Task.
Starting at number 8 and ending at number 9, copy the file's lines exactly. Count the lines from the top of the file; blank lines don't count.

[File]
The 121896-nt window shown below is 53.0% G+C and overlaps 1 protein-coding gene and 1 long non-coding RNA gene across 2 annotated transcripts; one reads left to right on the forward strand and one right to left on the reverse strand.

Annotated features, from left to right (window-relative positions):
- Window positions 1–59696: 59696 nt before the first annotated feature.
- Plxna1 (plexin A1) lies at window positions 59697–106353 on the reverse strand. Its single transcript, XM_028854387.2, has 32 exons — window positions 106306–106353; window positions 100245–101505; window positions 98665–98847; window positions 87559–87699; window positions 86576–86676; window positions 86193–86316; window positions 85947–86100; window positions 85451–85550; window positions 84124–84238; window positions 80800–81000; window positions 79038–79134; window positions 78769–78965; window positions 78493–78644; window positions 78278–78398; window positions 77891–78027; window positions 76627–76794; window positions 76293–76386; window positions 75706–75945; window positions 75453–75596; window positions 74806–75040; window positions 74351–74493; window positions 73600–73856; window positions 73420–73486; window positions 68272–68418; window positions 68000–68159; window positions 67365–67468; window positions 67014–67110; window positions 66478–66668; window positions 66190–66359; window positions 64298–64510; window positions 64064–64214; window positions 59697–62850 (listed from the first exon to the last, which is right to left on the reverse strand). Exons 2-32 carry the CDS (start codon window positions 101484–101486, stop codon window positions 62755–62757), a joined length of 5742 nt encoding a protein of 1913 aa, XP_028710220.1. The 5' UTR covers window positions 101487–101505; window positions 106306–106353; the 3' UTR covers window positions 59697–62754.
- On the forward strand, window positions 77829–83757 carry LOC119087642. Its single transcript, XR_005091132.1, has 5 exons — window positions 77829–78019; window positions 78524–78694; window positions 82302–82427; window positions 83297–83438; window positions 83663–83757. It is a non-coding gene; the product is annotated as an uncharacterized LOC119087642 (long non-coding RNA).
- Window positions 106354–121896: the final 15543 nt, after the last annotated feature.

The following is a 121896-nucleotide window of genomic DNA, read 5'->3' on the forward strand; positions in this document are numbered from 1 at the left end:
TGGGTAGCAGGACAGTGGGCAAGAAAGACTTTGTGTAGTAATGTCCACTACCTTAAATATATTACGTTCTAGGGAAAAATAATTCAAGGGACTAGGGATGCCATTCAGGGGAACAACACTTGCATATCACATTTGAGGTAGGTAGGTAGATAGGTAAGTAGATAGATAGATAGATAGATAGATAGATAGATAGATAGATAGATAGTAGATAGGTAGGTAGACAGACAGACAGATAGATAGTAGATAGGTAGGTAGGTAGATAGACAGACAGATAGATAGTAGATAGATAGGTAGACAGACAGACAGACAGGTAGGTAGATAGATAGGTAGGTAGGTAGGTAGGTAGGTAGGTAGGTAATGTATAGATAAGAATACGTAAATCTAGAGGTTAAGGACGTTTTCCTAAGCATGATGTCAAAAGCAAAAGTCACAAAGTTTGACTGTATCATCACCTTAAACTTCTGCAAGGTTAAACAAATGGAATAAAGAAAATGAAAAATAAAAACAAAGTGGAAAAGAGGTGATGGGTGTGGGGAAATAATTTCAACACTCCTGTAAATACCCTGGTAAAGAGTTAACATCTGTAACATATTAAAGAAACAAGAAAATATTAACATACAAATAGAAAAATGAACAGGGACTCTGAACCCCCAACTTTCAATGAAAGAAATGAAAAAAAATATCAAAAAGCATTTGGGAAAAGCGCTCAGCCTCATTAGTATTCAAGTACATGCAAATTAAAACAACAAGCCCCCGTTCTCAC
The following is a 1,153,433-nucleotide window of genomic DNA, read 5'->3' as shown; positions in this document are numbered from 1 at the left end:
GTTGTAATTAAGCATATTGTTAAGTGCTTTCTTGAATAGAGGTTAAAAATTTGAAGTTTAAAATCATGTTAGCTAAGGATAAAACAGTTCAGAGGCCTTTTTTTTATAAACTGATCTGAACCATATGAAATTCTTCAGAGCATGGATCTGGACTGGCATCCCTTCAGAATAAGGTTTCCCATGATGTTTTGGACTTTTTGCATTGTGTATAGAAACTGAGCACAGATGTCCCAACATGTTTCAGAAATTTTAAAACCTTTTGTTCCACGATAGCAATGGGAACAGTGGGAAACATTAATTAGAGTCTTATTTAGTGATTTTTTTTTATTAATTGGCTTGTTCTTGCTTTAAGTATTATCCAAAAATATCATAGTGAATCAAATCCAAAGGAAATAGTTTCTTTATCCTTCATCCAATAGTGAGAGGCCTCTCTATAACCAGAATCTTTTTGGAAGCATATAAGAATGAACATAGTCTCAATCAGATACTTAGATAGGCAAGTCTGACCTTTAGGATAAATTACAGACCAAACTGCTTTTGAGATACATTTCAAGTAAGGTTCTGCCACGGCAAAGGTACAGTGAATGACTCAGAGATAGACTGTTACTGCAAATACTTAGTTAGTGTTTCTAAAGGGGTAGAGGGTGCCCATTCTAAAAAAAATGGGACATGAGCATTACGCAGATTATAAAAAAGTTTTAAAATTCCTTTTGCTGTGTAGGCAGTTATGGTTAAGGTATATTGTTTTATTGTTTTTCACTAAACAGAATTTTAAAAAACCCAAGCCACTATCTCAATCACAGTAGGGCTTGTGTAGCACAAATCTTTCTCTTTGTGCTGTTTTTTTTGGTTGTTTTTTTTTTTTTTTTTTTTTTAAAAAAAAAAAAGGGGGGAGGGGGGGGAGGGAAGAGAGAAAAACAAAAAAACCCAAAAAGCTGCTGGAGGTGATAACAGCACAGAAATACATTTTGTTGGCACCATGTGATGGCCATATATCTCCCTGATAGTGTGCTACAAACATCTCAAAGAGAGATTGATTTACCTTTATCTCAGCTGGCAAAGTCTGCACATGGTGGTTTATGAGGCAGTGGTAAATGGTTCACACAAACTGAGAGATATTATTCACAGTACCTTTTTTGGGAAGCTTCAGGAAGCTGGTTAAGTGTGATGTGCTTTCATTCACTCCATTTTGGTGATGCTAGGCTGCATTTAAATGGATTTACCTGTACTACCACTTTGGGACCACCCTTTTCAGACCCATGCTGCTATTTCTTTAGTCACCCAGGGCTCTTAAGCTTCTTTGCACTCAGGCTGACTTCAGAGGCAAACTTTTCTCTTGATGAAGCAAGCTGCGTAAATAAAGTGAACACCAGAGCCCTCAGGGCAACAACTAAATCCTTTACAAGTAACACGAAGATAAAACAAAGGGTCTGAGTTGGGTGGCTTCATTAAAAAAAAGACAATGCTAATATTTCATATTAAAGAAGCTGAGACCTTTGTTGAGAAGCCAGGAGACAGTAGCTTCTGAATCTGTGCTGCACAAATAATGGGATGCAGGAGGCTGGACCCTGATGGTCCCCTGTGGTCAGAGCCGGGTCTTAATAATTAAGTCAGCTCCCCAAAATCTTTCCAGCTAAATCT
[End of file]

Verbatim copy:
TGGGTAGCAGGACAGTGGGCAAGAAAGACTTTGTGTAGTAATGTCCACTACCTTAAATATATTACGTTCTAGGGAAAAATAATTCAAGGGACTAGGGATGCCATTCAGGGGAACAACACTTGCATATCACATTTGAGGTAGGTAGGTAGATAGGTAAGTAGATAGATAGATAGATAGATAGATAGATAGATAGATAGATAGATAGTAGATAGGTAGGTAGACAGACAGACAGATAGATAGTAGATAGGTAGGTAGGTAGATAGACAGACAGATAGATAGTAGATAGATAGGTAGACAGACAGACAGACAGGTAGGTAGATAGATAGGTAGGTAGGTAGGTAGGTAGGTAGGTAGGTAATGTATAGATAAGAATACGTAAATCTAGAGGTTAAGGACGTTTTCCTAAGCATGATGTCAAAAGCAAAAGTCACAAAGTTTGACTGTATCATCACCTTAAACTTCTGCAAGGTTAAACAAATGGAATAAAGAAAATGAAAAATAAAAACAAAGTGGAAAAGAGGTGATGGGTGTGGGGAAATAATTTCAACACTCCTGTAAATACCCTGGTAAAGAGTTAACATCTGTAACATATTAAAGAAACAAGAAAATATTAACATACAAATAGAAAAATGAACAGGGACTCTGAACCCCCAACTTTCAATGAAAGAAATGAAAAAAAATATCAAAAAGCATTTGGGAAAAGCGCTCAGCCTCATTAGTATTCAAGTACATGCAAATTAAAACAACAAGCCCCCGTTCTCAC
The following is a 1,153,433-nucleotide window of genomic DNA, read 5'->3' as shown; positions in this document are numbered from 1 at the left end: